Critter Culture
The Cheerful Balinese Cat

The Cheerful Balinese Cat

Critter Culture Staff



Balinese cats are a medium- or long-haired version of the Siamese, with whom they share the same personality, temperament, blue eyes, and point coloration. Far from being from Indonesia as their name implies, the Balinese was bred in the United States and the UK by selecting siamese cats that carried a long-haired genetic trait. Further work on the breed led to the development of cats with long, athletic, and fine-boned bodies and a long tail. They were given the name Balinese because breeder Sylvia Holland thought their slender figures resembled "exotic Balinese dancers."


The Balinese is very sociable

Balinese sitting aleishaknight / Getty Images

Just like the Siamese, the Balinese is a super social cat that will follow you around, walk between your feet, and greet both you and your guests at the door. Like dogs, they might even react when someone rings the doorbell. That's why it's better not to leave them alone for too long, or they might become depressed and have destructive behaviors. Consider adopting two Balinese together so they can keep each other company while you are away.


The Balinese loves to play

Balinese cat BravissimoS / Getty Images

These cats are a lot of fun. They are very energetic and need plenty of mental stimulation and physical activity to be happy. Buy them cat toys and cat trees to keep themselves mentally stimulated and entertained. Balinese cats are also great climbers, and their elongated bodies allow them to reach the most unlikely places, which makes them great hide and seek players.


The Balinese is trainable

Balinese cat on a tablet BravissimoS / Getty Images

It's not much work to train a Balinese cat. Their devotion to humans and love for socialization means that they are always looking forward to spending quality time with their owners. Additionally, they are very intelligent and energetic. You can teach them how to play fetch, jump obstacles, or be on a leash by using positive reinforcement techniques.


The Balinese is very opinionated

Balinese cat yawning BravissimoS / Getty Images

Like the Siamese, the Balinese cat can be very vocal. Not only they are chatty, but they are also very opinionated. They can modulate their voice to emit many different sounds with which they communicate quite effectively. Balinese aren't shy to tell you or your guests off, remind you loudly that it's dinner time, or tell you that you both should be off to bed. If you are looking for a cat you can talk to through your day, then a Balinese is the pet for you.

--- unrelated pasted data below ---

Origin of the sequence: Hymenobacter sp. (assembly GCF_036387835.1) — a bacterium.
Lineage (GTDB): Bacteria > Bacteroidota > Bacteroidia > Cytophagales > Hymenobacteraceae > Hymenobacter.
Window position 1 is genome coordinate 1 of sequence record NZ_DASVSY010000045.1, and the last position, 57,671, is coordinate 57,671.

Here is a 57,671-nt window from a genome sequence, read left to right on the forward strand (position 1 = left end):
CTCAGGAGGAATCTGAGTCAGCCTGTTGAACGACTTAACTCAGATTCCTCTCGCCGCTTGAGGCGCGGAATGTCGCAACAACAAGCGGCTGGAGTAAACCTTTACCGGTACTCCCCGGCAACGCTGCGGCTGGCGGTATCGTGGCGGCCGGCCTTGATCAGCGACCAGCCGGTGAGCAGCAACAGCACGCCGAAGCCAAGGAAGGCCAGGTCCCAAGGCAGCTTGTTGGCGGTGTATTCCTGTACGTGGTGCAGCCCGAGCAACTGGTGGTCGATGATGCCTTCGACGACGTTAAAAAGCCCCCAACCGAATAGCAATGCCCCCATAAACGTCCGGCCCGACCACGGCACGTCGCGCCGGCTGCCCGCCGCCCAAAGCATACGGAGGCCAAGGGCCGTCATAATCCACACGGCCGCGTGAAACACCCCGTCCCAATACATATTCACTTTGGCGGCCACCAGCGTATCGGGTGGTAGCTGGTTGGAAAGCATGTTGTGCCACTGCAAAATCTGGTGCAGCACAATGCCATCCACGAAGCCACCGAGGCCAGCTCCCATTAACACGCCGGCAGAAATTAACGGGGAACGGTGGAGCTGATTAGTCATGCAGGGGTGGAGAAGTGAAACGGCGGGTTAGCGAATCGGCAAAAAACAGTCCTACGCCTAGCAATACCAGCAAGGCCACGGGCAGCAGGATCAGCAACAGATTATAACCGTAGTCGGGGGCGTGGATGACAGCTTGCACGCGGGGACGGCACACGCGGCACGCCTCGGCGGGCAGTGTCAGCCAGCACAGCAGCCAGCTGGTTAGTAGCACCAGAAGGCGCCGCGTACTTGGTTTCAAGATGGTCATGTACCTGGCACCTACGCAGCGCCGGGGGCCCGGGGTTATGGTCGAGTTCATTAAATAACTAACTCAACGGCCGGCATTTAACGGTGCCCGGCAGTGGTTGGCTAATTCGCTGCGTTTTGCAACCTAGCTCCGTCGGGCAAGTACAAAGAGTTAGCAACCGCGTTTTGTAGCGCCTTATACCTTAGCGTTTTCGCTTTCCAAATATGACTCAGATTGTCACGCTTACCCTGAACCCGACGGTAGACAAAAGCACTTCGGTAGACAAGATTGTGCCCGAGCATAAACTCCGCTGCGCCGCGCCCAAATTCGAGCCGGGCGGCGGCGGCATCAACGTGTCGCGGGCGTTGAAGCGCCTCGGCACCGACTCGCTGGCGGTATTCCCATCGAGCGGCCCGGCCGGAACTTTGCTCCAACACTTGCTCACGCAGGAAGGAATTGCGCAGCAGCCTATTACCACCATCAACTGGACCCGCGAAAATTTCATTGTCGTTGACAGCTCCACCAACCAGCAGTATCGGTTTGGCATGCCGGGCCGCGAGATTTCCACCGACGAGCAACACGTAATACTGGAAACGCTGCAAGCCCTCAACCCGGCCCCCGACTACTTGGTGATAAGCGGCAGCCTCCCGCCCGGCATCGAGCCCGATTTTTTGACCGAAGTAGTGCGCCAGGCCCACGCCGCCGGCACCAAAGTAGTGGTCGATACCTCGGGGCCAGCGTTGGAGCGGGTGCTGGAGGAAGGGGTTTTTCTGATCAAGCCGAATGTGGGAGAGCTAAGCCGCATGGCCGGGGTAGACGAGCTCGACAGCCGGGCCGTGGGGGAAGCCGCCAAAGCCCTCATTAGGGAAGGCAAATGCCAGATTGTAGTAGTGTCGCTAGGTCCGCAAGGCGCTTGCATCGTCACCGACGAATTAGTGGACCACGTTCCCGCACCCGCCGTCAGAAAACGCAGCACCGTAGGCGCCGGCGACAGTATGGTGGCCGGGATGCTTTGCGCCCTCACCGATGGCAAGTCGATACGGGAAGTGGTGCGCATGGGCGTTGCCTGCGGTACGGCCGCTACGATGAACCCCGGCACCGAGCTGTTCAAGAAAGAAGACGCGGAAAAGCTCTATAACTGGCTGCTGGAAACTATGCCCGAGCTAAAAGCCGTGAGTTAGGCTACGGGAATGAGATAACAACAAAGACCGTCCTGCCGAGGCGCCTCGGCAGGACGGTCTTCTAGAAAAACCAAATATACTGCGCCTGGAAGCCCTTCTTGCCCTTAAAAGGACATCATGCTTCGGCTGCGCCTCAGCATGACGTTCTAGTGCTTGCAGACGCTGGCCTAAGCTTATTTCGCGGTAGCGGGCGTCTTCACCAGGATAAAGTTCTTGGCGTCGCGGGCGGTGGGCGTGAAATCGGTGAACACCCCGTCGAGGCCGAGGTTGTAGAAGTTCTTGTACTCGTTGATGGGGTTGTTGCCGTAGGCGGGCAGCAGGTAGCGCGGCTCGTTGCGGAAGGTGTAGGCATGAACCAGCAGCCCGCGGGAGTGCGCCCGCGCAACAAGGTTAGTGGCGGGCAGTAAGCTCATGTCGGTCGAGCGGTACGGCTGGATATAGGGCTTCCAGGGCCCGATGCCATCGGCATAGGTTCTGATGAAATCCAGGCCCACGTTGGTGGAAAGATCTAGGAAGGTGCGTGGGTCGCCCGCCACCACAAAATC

The Balinese is a great family pet

Balinese cat looking up BravissimoS / Getty Images

Balinese cats get along with everybody. They love to snuggle with their humans and cherish the company of other pets. With cats of any breed, careful introduction into a new home environment has to be non-traumatic and gradual, but the Balinese will adapt fairly quickly to new settings and new animal companions. They are great for kids since they can play for long stretches of time and are incredibly clownish.


The Balinese has point coloration

Balinese cat looking at camera Natalie Herzer / Getty Images

Just like their Siamese ancestors, the Balinese have point coloration. Their long-haired coat is soft and silky, and kittens are one color. With time, points appear on the face, tail, paws, and ears that can turn seal, blue, chocolate, or lilac. If the points are of any other color, then the cat is no longer a Balinese, but a Javanese.


How to care for a Balinese

Balinese cat being groomed BravissimoS / Getty Images

Balinese cats are a fairly low-maintenance breed, but they do require brushing once or twice a week. Grooming your Balinese will not only strengthen your bond but will also remove dust and dirt from their beautiful coats and distribute their natural oils so they remain soft and silky to the touch. Also, remember to clean their litter daily, or you might end up with unwanted gifts around the house.


Your Balinese's diet

Balinese cat eating BravissimoS / Getty Images

A cat's diet may vary with age, size, and activity levels, so it's better to consult your veterinarian about the best food and portion sizes for your feline. Balinese cats are prone to weight gain, especially when spayed or neutered. It's also advisable to feed them special food that prevents the creation of hairballs.


Health concerns

Grumpy Balinese cat sjallenphotography / Getty Images

Like other pure breeds, Balinese might develop some diseases, even though they are generally quite healthy animals. Conditions they are susceptible to include progressive retinal atrophy, dilated cardiomyopathy, liver amyloidosis, respiratory issues like asthma, and some neurological problems. However, responsible breeders try to avoid the transmission of diseases through the generations.


They are not to be confused with the Javanese cat

Balinese cat Paolina Petsa / Getty Images

Balinese and Javanese cats are somewhat similar. The Javanese is a hybrid developed by crossing Balinese and colorpoint shorthair cats. They present a medium-length coat that may or may not have point coloration or have a coloration that is not officially recognized by the Cat Fanciers Association. Their long and slender bodies are another reason they get confused with the Balinese.


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